The Australian and New Zealand College of Anaesthetists (ANZCA) has warned doctors not to prescribe medical cannabis products to chronic pain patients.
ANZCA’s Faculty of Pain Medicine released a set of six recommendations for healthcare professionals as part of its ‘Choosing Wisely’ campaign. The sixth recommendation concerns medical cannabis, and advises that doctors “do not prescribe currently available cannabinoid products to treat chronic non-cancer pain unless part of a registered clinical trial.”
This recommendation was included after the faculty conducted a survey on their members (who they call “fellows”). The survey showed that 79% of respondents agreed that medical cannabis is not suitable for non-cancer patients. These respondents represent 25% of FPM’s total fellows.
According to comments made by FPM’s Dean Professor Michael Vagg in the Sydney Morning Herald (whose motto is “fear first, think later”), the recommendation against medical cannabis was made because of a lack of high-quality clinical evidence supporting its use in non-cancer chronic pain patients. Professor Vagg then likened medical cannabis to alcohol, pointing out that we don’t have “extended opening hours at Dan Murphy’s for pain patients.”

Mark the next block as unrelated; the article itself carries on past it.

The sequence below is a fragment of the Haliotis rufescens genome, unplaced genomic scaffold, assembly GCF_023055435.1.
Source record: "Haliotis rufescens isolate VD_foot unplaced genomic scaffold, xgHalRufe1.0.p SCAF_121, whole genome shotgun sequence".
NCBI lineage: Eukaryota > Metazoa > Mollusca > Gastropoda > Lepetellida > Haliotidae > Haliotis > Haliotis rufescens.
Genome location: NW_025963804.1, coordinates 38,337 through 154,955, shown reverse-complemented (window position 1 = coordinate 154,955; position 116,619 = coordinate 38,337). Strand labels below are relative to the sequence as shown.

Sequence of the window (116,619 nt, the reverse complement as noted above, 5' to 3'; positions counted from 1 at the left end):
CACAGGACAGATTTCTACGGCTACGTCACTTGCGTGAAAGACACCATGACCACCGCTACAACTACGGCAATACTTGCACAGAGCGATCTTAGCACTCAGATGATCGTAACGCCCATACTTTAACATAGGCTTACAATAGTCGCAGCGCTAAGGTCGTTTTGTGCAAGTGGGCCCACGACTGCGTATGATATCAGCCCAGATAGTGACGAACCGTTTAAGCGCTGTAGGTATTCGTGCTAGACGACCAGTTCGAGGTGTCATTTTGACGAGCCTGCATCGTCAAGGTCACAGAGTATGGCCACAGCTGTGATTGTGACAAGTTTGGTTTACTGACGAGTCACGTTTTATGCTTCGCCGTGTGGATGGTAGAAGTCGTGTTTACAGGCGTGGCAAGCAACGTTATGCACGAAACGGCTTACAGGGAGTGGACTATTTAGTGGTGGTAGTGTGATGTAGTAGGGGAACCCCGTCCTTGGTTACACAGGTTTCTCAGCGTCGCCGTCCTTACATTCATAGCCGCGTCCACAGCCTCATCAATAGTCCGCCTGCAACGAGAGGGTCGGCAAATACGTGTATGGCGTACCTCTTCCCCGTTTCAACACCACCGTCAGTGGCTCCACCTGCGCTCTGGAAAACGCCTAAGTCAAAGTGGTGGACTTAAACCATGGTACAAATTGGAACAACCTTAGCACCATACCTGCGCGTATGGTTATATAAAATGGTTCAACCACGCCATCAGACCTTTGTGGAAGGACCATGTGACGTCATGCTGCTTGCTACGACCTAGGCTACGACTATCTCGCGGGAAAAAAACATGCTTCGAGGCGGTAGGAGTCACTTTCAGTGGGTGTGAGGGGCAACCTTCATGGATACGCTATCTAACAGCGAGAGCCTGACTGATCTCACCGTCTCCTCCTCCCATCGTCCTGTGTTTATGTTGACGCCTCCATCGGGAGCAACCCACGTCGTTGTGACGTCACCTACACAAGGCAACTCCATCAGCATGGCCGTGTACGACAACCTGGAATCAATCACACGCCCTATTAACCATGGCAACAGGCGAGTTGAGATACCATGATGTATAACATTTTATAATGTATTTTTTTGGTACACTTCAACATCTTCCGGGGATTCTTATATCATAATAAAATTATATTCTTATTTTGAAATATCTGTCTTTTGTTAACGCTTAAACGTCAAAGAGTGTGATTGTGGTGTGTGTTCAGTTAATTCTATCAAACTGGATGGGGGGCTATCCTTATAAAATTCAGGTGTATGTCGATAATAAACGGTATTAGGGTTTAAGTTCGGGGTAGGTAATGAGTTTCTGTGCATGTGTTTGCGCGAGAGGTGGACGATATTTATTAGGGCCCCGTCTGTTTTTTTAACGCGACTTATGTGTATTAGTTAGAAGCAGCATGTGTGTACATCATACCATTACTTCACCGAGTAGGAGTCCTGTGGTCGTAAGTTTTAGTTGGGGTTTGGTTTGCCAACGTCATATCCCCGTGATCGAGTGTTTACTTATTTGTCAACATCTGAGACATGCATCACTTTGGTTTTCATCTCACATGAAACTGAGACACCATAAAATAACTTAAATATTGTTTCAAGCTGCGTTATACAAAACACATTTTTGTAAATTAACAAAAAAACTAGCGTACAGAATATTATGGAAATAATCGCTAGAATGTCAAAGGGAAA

Substances like alcohol are more effective pound-for-pound but we don’t have extended opening hours at Dan Murphy’s for pain patients.
The article then goes on to explain that 4 in every 100 chronic pain patients could benefit from medical cannabis, according to the Therapeutic Goods Administration (TGA)’s body of evidence.
What it doesn’t mention, however, is the problems around studying a controlled substance like medical cannabis. While we desperately need more clinical research, studying medical cannabis has only been legal in Australia since 2016. Even in 2021, the regulatory environment around cannabis makes starting a clinical trial difficult at best.
To study medical cannabis, you need a Medical Cannabis Research License from the Therapeutic Goods Administration (TGA). This license costs thousands and needs to be renewed annually, which already prices many research institutions out of the medical cannabis field.
Sourcing suitable study participants is also tricky, as participants have to either be one of 64,000 people on the Special Access Scheme or meet the criteria to apply. As cannabis is still a stigmatized substance, no participant or researcher will ever be unbiased on the drug, either.
Ideally, it would be phenomenal if Australia had more clinical data on medical cannabis, but irrespective of whether that data exists, there is a reason people keep using medical cannabis for pain. This was even acknowledged in recommendations released by the International Association for the Study of Pain, who wrote in their announcement:
We do not wish to dismiss the lived experiences of people of pain who have found benefit in (medical cannabis) use. This is not a door closing on the topic.
Australia’s cannabis industry is still growing, as is the research on medical cannabis. Large-scale, clinical research takes time and resources. If we don’t invest in high-quality research we can’t complain about not having high-quality evidence. That didn’t seem to stop the Sydney Morning Herald, however.